• jlink tool create image files that include both code modules and a Java run-time. This was introduced in Java 9.

JDK 9 introduced jaotc, an experimental alternative compiler to javac that produces Ahead Of Time Compiled code, rather than generic bytecode. This is based on Graal.

Monitoring and Debugging


Java Virtual Machines accept connections from debuggers. The debugger may either be on the same system, or connecting from a remote system. The OpenJDK tself includes jdb, a command-line debugger. Each IDE for Java includes a graphical debugger.


Java Flight Recorder and Java Mission Control provide a data collection and profiling system for the OracleJDK.

The OpenJDK also includes these tools for monitoring and diagnostics:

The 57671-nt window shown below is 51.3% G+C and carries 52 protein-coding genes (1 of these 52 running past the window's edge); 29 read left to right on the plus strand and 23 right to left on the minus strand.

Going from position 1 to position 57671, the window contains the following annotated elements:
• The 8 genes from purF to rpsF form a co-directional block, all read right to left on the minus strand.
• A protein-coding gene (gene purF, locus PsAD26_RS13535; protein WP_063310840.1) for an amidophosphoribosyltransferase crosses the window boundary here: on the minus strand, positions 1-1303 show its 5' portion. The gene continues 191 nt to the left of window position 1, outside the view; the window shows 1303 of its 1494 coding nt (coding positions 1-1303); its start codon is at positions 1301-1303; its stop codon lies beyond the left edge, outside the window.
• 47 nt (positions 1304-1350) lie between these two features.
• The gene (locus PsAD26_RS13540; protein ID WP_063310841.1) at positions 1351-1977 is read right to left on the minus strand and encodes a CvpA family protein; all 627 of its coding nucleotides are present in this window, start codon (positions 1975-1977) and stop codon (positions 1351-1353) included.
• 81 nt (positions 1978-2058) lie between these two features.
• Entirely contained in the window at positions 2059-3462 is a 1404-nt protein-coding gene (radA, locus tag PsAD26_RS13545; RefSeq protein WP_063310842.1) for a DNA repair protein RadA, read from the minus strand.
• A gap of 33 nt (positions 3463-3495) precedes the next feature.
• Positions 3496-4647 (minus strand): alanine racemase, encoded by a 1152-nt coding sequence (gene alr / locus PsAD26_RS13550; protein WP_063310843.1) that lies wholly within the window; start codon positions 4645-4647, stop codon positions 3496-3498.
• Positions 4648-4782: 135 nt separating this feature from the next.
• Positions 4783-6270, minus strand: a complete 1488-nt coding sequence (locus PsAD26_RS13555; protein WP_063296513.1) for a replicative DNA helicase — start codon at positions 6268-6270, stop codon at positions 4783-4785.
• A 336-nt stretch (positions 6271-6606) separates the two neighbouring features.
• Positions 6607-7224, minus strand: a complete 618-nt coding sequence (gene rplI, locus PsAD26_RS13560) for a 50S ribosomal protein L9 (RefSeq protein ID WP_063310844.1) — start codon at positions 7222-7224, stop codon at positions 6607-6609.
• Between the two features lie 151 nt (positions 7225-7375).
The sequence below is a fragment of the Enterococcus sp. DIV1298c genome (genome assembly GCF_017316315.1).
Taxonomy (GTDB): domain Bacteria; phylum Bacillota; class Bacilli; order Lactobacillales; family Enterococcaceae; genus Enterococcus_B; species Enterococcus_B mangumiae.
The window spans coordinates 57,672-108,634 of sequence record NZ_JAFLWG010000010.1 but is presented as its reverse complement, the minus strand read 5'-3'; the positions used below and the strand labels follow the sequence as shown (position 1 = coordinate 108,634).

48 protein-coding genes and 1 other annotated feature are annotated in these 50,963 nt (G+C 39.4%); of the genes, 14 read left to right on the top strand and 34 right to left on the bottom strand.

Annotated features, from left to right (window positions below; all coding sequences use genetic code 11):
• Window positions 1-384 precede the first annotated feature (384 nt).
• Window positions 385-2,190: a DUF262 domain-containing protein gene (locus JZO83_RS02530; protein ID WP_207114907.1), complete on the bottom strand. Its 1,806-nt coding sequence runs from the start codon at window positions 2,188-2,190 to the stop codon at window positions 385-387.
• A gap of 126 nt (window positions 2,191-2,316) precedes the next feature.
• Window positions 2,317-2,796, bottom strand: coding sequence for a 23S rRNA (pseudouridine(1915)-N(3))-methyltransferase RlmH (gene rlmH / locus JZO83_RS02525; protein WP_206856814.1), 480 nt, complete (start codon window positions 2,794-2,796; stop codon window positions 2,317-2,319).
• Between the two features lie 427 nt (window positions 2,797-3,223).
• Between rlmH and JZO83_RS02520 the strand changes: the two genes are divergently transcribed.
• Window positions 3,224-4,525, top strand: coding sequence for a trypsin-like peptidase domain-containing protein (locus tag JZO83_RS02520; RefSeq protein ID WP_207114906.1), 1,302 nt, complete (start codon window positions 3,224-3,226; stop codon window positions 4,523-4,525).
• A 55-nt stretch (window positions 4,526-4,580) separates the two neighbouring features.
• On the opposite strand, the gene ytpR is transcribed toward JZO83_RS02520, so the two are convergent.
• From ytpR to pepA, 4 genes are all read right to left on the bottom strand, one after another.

• jconsole - Graphical utility for monitoring and managing Java applications
  • jinfo - Provides configuration information for a specified Java process
  • jps - Java process viewer
  • jstat - Java statistics monitoring

Performance Testing

The OpenJDK includes JMH, the Java Micro-benchmark Harness.

Development Tools

  • jEnv - Convenient switching between JDKs
  • Maven - The standard project management tool
  • Gradle - Powerful build system
  • Jib - Container builder
  • JBake - Static site generator
  • Swagger - OpenAPI code generation for clients and servers

Testing Tools

Code Quality Tools

Application Frameworks

HTTP Servers


  • Flyway - Schema management
  • H2 - SQL database in pure Java
  • Hibernate - Most popular SQL database toolkit and ORM
  • Liquibase - Older schema management tool
  • MyBatis - Powerful SQL database framework

Other Libraries

Online Resources

Finding Packages